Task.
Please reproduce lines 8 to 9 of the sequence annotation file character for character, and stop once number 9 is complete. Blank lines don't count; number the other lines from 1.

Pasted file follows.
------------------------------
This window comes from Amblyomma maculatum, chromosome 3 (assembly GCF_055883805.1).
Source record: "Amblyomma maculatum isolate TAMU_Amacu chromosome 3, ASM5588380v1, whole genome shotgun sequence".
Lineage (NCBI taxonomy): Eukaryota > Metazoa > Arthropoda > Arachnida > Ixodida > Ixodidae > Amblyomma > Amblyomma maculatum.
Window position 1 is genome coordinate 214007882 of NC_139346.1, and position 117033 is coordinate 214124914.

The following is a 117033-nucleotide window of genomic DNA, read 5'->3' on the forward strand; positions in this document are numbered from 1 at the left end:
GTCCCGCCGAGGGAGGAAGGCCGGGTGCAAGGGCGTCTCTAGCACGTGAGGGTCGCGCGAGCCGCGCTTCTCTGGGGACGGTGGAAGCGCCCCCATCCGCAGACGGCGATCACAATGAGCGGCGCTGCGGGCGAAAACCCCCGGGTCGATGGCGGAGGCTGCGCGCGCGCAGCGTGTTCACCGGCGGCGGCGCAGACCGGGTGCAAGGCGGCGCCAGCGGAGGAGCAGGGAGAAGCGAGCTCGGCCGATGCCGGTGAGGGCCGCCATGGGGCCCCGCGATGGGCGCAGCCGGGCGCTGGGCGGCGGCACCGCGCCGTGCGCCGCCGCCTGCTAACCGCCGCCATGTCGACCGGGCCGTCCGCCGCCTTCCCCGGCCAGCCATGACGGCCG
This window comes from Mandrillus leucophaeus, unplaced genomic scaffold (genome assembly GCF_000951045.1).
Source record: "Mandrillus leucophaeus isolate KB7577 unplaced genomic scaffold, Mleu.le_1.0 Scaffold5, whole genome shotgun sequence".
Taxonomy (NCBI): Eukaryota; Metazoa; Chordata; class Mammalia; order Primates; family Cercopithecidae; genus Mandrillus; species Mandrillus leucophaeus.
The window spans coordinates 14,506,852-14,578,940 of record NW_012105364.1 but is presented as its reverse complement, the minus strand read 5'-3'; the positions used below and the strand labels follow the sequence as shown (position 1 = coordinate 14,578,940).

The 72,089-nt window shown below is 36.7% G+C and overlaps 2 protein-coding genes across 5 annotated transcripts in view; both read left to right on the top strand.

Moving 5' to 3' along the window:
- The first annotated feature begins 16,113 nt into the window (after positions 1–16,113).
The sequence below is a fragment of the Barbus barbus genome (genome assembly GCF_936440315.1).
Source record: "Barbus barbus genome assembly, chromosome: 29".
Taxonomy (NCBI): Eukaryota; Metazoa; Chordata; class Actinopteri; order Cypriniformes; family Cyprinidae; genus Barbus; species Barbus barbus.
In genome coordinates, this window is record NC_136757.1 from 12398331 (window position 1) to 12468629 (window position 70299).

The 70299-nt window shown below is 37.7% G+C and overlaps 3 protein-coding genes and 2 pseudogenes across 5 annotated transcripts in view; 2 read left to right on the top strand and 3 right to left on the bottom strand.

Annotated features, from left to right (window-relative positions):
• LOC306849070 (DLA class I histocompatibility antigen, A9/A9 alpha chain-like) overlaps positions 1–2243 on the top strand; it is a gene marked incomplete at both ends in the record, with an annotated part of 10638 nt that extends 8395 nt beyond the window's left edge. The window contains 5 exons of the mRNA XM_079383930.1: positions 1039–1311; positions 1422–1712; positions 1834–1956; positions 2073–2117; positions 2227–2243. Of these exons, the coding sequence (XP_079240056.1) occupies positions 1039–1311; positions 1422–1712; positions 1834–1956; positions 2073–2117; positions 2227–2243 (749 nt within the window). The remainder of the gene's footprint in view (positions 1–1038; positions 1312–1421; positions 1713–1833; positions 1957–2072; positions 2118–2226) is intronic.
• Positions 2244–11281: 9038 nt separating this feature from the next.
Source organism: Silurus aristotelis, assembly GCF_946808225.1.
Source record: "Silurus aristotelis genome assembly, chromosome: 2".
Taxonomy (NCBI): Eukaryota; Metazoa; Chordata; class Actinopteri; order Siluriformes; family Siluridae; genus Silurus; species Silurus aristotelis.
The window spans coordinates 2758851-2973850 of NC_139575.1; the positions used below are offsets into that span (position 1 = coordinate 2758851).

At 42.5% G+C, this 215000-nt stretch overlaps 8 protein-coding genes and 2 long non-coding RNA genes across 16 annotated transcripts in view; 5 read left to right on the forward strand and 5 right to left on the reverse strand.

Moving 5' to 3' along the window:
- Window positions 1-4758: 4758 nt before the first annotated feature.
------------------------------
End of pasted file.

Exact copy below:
Source record: "Mandrillus leucophaeus isolate KB7577 unplaced genomic scaffold, Mleu.le_1.0 Scaffold5, whole genome shotgun sequence".
Taxonomy (NCBI): Eukaryota; Metazoa; Chordata; class Mammalia; order Primates; family Cercopithecidae; genus Mandrillus; species Mandrillus leucophaeus.